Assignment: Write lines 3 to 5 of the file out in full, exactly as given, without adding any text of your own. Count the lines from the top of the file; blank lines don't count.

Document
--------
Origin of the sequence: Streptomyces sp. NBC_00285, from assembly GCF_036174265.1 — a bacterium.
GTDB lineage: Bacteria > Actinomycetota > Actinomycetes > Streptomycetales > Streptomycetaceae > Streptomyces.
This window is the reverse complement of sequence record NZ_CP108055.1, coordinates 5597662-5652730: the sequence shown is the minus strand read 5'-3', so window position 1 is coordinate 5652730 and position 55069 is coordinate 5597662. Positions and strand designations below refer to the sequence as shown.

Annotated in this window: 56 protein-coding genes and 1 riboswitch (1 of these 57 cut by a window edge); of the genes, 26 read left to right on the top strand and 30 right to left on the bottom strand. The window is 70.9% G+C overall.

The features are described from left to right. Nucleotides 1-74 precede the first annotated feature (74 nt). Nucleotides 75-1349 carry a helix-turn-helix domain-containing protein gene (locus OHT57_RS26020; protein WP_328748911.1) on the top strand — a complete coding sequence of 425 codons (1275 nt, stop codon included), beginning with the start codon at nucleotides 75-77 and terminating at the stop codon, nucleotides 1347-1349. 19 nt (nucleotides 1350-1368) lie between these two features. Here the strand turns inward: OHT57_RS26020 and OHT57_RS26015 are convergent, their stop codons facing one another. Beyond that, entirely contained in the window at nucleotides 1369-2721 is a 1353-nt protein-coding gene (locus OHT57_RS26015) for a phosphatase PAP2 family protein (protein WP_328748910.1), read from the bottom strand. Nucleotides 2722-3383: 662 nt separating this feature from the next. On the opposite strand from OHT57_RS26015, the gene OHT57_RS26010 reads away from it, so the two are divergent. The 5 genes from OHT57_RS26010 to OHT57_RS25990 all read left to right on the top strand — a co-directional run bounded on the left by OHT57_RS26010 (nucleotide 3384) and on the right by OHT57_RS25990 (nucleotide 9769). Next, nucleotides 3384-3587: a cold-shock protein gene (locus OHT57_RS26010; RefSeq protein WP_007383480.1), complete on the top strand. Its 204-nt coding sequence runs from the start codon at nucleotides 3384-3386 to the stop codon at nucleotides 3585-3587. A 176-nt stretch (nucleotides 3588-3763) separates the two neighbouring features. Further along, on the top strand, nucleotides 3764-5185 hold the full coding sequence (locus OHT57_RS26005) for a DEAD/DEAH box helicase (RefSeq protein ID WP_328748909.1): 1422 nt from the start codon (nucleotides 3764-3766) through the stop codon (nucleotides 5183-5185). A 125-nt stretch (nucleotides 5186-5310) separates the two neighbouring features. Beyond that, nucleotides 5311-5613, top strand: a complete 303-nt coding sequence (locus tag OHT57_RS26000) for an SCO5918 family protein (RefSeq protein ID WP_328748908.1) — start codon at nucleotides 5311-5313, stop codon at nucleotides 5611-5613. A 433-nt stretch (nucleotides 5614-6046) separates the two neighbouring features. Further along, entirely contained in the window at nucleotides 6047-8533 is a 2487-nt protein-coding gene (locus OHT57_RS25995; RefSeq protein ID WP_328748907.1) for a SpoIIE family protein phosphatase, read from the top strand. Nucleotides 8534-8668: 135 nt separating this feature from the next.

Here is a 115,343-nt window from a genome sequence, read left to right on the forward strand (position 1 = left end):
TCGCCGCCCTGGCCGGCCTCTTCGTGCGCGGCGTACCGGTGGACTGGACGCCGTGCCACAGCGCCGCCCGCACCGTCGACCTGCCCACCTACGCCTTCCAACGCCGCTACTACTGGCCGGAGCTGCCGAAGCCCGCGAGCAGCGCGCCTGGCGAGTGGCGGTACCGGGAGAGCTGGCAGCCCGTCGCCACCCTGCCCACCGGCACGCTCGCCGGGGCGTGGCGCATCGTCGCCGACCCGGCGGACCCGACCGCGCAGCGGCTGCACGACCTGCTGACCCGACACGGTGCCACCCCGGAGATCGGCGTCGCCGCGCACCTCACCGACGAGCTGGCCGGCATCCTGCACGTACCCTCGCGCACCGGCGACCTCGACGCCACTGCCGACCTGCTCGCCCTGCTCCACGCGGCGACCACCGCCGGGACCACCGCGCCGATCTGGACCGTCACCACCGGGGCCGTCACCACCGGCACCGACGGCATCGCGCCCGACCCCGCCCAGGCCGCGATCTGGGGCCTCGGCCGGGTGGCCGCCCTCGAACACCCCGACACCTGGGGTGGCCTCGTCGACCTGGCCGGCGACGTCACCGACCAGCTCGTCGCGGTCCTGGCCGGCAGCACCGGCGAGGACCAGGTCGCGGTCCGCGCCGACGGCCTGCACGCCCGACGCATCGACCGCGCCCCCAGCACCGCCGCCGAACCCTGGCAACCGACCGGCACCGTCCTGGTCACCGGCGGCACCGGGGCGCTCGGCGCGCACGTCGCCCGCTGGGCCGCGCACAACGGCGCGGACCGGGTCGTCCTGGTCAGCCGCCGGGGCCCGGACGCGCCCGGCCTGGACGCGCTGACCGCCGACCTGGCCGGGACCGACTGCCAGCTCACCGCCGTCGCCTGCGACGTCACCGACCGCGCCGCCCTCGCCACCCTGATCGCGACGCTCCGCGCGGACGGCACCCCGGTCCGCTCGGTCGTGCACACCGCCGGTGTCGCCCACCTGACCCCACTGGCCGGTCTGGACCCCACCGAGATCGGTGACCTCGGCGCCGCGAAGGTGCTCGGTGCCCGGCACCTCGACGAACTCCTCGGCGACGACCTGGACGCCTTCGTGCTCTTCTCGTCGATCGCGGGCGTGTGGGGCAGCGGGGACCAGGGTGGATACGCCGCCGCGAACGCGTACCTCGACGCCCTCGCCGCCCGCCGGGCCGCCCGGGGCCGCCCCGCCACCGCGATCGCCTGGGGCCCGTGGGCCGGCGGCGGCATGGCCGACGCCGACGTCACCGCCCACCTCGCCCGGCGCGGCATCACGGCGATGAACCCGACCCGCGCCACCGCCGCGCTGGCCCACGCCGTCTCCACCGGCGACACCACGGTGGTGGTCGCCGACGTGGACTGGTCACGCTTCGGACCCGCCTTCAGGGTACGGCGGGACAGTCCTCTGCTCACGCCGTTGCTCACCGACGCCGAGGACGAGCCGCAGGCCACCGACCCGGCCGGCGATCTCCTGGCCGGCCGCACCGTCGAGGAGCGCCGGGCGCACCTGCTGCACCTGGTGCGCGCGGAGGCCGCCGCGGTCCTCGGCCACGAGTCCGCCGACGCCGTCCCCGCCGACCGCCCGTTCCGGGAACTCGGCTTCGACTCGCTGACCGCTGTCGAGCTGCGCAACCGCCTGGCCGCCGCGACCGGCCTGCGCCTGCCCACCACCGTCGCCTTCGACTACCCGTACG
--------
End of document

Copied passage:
This window is the reverse complement of sequence record NZ_CP108055.1, coordinates 5597662-5652730: the sequence shown is the minus strand read 5'-3', so window position 1 is coordinate 5652730 and position 55069 is coordinate 5597662. Positions and strand designations below refer to the sequence as shown.

Annotated in this window: 56 protein-coding genes and 1 riboswitch (1 of these 57 cut by a window edge); of the genes, 26 read left to right on the top strand and 30 right to left on the bottom strand. The window is 70.9% G+C overall.

The features are described from left to right. Nucleotides 1-74 precede the first annotated feature (74 nt). Nucleotides 75-1349 carry a helix-turn-helix domain-containing protein gene (locus OHT57_RS26020; protein WP_328748911.1) on the top strand — a complete coding sequence of 425 codons (1275 nt, stop codon included), beginning with the start codon at nucleotides 75-77 and terminating at the stop codon, nucleotides 1347-1349. 19 nt (nucleotides 1350-1368) lie between these two features. Here the strand turns inward: OHT57_RS26020 and OHT57_RS26015 are convergent, their stop codons facing one another. Beyond that, entirely contained in the window at nucleotides 1369-2721 is a 1353-nt protein-coding gene (locus OHT57_RS26015) for a phosphatase PAP2 family protein (protein WP_328748910.1), read from the bottom strand. Nucleotides 2722-3383: 662 nt separating this feature from the next. On the opposite strand from OHT57_RS26015, the gene OHT57_RS26010 reads away from it, so the two are divergent. The 5 genes from OHT57_RS26010 to OHT57_RS25990 all read left to right on the top strand — a co-directional run bounded on the left by OHT57_RS26010 (nucleotide 3384) and on the right by OHT57_RS25990 (nucleotide 9769). Next, nucleotides 3384-3587: a cold-shock protein gene (locus OHT57_RS26010; RefSeq protein WP_007383480.1), complete on the top strand. Its 204-nt coding sequence runs from the start codon at nucleotides 3384-3386 to the stop codon at nucleotides 3585-3587. A 176-nt stretch (nucleotides 3588-3763) separates the two neighbouring features. Further along, on the top strand, nucleotides 3764-5185 hold the full coding sequence (locus OHT57_RS26005) for a DEAD/DEAH box helicase (RefSeq protein ID WP_328748909.1): 1422 nt from the start codon (nucleotides 3764-3766) through the stop codon (nucleotides 5183-5185). A 125-nt stretch (nucleotides 5186-5310) separates the two neighbouring features. Beyond that, nucleotides 5311-5613, top strand: a complete 303-nt coding sequence (locus tag OHT57_RS26000) for an SCO5918 family protein (RefSeq protein ID WP_328748908.1) — start codon at nucleotides 5311-5313, stop codon at nucleotides 5611-5613. A 433-nt stretch (nucleotides 5614-6046) separates the two neighbouring features. Further along, entirely contained in the window at nucleotides 6047-8533 is a 2487-nt protein-coding gene (locus OHT57_RS25995; RefSeq protein ID WP_328748907.1) for a SpoIIE family protein phosphatase, read from the top strand. Nucleotides 8534-8668: 135 nt separating this feature from the next.